Vegan DIY sausages

I came across Julie Hasson’s recipe for Spicy Italian Sausage some time ago and was impressed, along with a lot of others by the sound of it, by the result of the method she had put together. Her recipe is a seitan-based sausage that is shaped in aluminium foil and then steamed to cook.

DIY Vegan Bratwurst 3There are several reasons I like the recipe. First of all, it’s very easy to make. I think when people see a package of Field Roast sausages in the store, they seem somewhat unattainable to make at home. But this is not the case! You mix the wet and dry ingredients separately, combine the two, form the sausages in the foil and steam. Simple.

I also like that all of the herbs, spices and other flavours you add to the seitan stay in the final product, unlike the simmer-in-a-broth seitan methods where I feel there is a lot of potential for the flavours to be lost in the broth.

Finally, and most importantly, the texture is very good. Seitan has a tendency to be rubbery and overly chewy but these sausages are very tender. I put this down in part to the fact that she balances the vital wheat gluten with chickpea flour and the fact that the seitan is steamed rather than simmered or roasted.

Having tried out Julie’s recipe, I have since used her basic recipe to make a number of variations. Admittedly, some of the attempts, such as the vegan blood sausage, were disasters. For this one, I substituted as many of the ingredients with darker colored alternatives as possible. Salt was replaced with soy sauce, water with homebrewed stout, vegetable bouillon became marmite and the checkpea flour was replaced with buckwheat. To top it off, I added some deep purple beets to give it that dark red color. Unfortunately, the sausages came out bright pink and not only that but they just did not want to cook. They came out of the steamer still doughy in the middle each time I tried them. They didn’t taste that great either.

DIY Vegan Bratwurst 4There have, however, also been some successes. The hawaiian sausage with pinapple, sesame and ginger was sweet and delicious. It also went great with Eva’s hawaiian kechup on the 4th of July. The sun dried tomato and fennel sausage makes a great pizza topping. The apple sage potato is also a winner, especially in the colder winter months.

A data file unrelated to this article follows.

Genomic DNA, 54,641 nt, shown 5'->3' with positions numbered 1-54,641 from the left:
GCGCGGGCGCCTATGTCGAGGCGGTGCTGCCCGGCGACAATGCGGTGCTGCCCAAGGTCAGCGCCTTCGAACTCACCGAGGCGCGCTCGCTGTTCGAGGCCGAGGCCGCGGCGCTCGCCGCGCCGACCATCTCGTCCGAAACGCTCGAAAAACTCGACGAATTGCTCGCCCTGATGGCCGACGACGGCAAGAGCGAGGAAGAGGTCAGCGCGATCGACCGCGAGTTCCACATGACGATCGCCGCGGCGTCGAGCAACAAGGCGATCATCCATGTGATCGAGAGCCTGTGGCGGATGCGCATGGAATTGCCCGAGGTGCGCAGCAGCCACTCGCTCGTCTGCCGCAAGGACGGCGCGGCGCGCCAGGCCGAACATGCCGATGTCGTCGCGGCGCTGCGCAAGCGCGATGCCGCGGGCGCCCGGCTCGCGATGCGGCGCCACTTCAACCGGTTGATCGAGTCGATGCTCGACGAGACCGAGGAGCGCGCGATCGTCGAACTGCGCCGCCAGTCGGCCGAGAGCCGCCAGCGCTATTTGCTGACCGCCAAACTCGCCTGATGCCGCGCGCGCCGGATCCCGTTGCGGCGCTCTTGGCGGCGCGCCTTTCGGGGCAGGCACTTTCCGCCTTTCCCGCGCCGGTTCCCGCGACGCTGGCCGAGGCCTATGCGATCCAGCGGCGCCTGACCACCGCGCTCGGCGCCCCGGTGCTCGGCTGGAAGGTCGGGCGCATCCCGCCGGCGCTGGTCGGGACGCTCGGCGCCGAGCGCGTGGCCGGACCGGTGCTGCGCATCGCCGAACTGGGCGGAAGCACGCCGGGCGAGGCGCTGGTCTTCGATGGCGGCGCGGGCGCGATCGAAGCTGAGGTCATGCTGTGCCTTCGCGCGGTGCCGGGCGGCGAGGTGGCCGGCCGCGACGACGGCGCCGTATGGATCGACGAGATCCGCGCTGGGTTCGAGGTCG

My basic recipe remains similar to Julie’s, although I’m keen on adding extra bulk (e.g. apple, onion, pineapple or whatever makes sense for the recipe) to increase tenderness of the finished sausages. These ingredients can either be chopped finely so they are still distinguishable in the final product (recommended for ingredients such as sun dried tomato) or pulverized in a food processor for a more consistent texture (recommended for onion).

Since I’ve now promised these recipes to several people over the last few months, it’s time to publish them. The recipes are available and include successful recipes, unsuccessful attempts and works in progress.

12 Comments »

  1. Hey!

    We’ll have to make these over the holiday, I’ll check the recipe and make sure we have the ingreediments in stock – hope we don’t end up making seiten from scratch – sounds messy!

    Comment by Pops — October 22, 2009 @ 12:38 am

  2. It’s a plan! I used to make it from scratch (with normal wheat flour) and it’s a much longer process! You can’t make these sausages using that method either so hopefully vital wheat gluten flour is easier to find in the UK these days!

    Comment by will — October 22, 2009 @ 4:51 am

  3. THESE LOOK AMAZING! Can’t wait to try! One question: I’m allergic to gluten. Is there a way to substitute the vital wheat gluten for something else? Your sausages look so delicious I can’t wait to try them!

    Comment by Hern Berferd — October 22, 2009 @ 11:56 am

  4. I haven’t tried it but maybe you could use buckwheat flour! Let me know how they turn out!

    Comment by will — October 22, 2009 @ 12:50 pm

  5. I have heard that these are great and am going to make an apple squash sage version soon, but I am looking for an alternative to the foil- any suggestions? I’m not sure cooking in foil is healthy…

    Comment by susan — November 10, 2009 @ 11:28 am

  6. @susan In Julie’s original recipe she recommends using damp muslin or a teatowel to wrap the sausages and tying the ends with twine. I haven’t tried it yet but keep meaning to since it would also avoid having to throw away the foil each time.

    Comment by will — November 10, 2009 @ 12:00 pm

  7. WILL CAN WE PLEASE TALK ABOUT THE LADY WHO MADE THE FERMENTED RAW CHEESE RECIPE???

    Comment by Jessalyn and Paul — November 29, 2009 @ 9:47 pm

  8. “Back in 2000, just before I put down my didge so as to focus on my internal work…”

    Comment by PJ — November 29, 2009 @ 9:52 pm

  9. Hey Will,

    Just wanted to thank you for the Hawaiian sausage recipe — it’s our new favorite!!!

    Comment by Deb — June 29, 2010 @ 6:08 pm

  10. wunderschöne viedehmen die hruwu den lepralgen ohne drirn. fridersta mir stellt die beilbu und santa den danpu und sprietion den nsteinfo mit plauben.

    Comment by Backgammon — September 22, 2011 @ 11:14 pm

  11. Kramer auto Pingback[…] From willlaw.org […]

    Pingback by edible / knock off field roast? — August 31, 2012 @ 9:39 pm

  12. Kramer auto Pingback[…] Website […]

    Pingback by DIY Field Roast Sausages | Cooking — January 29, 2014 @ 3:08 pm

RSS feed for comments on this post. TrackBack URL

Leave a comment

You must be logged in to post a comment.